15 Feb Is your team making your job easier, or harder? Five Solutions.

If your answer is easier, congratulations! If your answer is harder, you are certainly not alone. The frustration I hear most often expressed by leaders is that of time. No time to think. No time to work on the important things that aren’t urgent, but have the potential to propel the business forward. No time for important things other than work (i.e., family, vacation, adventure, civic or charity work, etc.).

We’ve all heard the “right people in the right seats on the bus” stuff, but replacing your entire team is only easy on paper. The fact is, you hired your team because they have the skills, bought into your vision, and were likeable. Sure, they may have disappointed you since your hired them; but you probably aren’t the leader they thought you were either. Over time, you’ve both uncovered each other’s attributes and flaws.

Screen Shot 2015-02-15 at 10.32.37 AMSo… how do you get your team back to accomplishing the heroic aspirations you have for them?

  1. Stop doing their work. Seriously. Your team wants the responsibility and accountability for which you hired them. Do what only you can do what you can do now. Delegate everything else. Now… not three weeks from now.
  2. Reinforce the innate courage within your team to nurture innovation and resourcefulness. Create an environment for the bold.
  3. Be very clear about the expectations. Help the team create pilots and proof of concepts where their ideas can fail with minimal impact. Foster humility so that when failure occurs, the entire team can collaborate and learn from the experience. Adversity is the anvil upon which resilient character traits are forged.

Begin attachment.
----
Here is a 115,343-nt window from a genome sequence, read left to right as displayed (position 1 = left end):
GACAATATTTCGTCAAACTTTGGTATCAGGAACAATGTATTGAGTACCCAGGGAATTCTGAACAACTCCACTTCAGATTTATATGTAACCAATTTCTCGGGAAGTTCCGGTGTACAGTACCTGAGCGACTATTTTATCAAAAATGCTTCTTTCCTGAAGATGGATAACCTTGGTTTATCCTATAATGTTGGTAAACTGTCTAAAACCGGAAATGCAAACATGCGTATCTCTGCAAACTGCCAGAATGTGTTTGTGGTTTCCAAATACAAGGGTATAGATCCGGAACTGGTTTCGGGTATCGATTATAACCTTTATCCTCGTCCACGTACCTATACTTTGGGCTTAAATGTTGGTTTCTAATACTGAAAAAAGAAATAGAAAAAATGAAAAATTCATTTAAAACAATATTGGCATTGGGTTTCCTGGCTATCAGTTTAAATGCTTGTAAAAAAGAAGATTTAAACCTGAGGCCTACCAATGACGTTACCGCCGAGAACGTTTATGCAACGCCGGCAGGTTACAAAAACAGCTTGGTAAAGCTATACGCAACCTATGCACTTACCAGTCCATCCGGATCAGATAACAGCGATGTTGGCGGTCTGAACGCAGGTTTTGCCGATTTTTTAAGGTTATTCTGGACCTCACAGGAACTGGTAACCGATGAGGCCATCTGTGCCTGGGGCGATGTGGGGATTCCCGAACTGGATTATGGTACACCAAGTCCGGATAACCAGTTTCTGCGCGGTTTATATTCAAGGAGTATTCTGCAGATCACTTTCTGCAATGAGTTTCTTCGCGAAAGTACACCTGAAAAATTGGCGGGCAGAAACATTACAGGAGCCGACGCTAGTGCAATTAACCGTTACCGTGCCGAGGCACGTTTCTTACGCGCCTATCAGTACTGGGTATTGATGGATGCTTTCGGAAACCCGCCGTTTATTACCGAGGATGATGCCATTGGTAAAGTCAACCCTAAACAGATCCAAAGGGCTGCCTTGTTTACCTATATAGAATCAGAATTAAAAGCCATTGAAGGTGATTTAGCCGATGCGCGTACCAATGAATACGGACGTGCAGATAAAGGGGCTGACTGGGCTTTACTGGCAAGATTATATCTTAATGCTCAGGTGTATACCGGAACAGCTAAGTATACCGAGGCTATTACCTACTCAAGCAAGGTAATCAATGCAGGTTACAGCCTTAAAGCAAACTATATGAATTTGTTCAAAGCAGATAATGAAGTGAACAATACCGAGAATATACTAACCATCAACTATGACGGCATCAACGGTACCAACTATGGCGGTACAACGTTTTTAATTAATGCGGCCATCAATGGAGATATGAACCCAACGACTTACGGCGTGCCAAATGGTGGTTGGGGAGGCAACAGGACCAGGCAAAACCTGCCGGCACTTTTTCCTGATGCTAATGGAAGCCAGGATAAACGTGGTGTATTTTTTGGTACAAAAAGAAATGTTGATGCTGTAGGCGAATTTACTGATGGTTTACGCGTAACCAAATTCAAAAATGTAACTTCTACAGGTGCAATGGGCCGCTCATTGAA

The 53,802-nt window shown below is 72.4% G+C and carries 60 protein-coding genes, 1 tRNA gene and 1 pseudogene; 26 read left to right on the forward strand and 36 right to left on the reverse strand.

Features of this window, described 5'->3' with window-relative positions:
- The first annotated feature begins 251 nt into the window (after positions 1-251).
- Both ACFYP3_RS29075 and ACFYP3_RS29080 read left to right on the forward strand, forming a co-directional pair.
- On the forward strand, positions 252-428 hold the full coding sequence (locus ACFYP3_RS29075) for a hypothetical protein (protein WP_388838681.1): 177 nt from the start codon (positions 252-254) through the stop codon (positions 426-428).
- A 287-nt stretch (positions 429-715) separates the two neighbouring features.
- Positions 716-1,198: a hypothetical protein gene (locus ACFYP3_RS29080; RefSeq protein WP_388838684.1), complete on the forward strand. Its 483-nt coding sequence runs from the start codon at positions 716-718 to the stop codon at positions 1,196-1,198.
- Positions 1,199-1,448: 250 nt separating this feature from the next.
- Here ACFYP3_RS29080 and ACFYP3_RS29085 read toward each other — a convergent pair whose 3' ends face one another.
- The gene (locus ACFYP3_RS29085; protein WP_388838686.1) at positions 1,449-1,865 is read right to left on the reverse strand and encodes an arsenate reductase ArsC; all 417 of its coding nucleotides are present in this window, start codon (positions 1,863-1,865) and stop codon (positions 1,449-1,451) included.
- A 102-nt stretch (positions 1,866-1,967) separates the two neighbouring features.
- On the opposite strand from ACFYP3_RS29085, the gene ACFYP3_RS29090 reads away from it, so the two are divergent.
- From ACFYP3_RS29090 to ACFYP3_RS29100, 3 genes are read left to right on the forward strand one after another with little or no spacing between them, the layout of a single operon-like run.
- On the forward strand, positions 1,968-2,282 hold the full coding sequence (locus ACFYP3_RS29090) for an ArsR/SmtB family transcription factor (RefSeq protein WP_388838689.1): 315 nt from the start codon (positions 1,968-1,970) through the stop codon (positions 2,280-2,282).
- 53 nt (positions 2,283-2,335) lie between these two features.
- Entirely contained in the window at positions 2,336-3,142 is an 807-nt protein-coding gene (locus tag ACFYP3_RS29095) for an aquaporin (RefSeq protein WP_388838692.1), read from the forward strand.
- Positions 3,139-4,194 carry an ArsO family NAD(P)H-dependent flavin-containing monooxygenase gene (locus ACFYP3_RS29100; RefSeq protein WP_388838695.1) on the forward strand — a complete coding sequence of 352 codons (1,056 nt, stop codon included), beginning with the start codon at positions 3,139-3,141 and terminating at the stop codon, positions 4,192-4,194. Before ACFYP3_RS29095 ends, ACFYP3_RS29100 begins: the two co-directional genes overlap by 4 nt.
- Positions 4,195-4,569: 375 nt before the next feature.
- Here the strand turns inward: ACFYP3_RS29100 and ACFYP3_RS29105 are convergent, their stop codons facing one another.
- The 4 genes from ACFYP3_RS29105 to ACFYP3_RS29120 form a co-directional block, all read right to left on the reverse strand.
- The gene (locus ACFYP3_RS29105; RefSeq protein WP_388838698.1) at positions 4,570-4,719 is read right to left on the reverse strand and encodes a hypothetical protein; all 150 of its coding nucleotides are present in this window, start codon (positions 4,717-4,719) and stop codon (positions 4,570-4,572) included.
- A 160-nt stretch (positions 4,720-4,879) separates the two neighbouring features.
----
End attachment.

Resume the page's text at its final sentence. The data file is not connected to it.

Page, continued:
4. If you want your team to focus, you must foster a culture of discipline.  Remember, if everything is a priority, nothing is a priority. Per Dave Crenshaw’s book, The Focused Business, identify the culprits that derail focus:
    • Making decisions based on poor assumptions. Or not changing direction when learning a prior assumption was faulty.
    • Trying to do it all, because you “don’t have the time to train someone,” or thinking, “No one can do this except me.”
    • Letting a bad apple hold the team hostage, because of skills they have knowing they care more about themselves than the team.
    • Chasing the shiny new ball…
    • Analysis paralysis…
  5. You do not have to be the smartest person in the room. If you feel that no one cares as much as you, question whether your vision is crystal clear to those around you. Is the team working towards something bigger than you – bigger than themselves?

People support what they help create. Let them help you achieve your vision by taking the time to truly develop your people. It may feel like you’re slowing down, but in the long run, you’ll be accelerating your growth… and get your life back.

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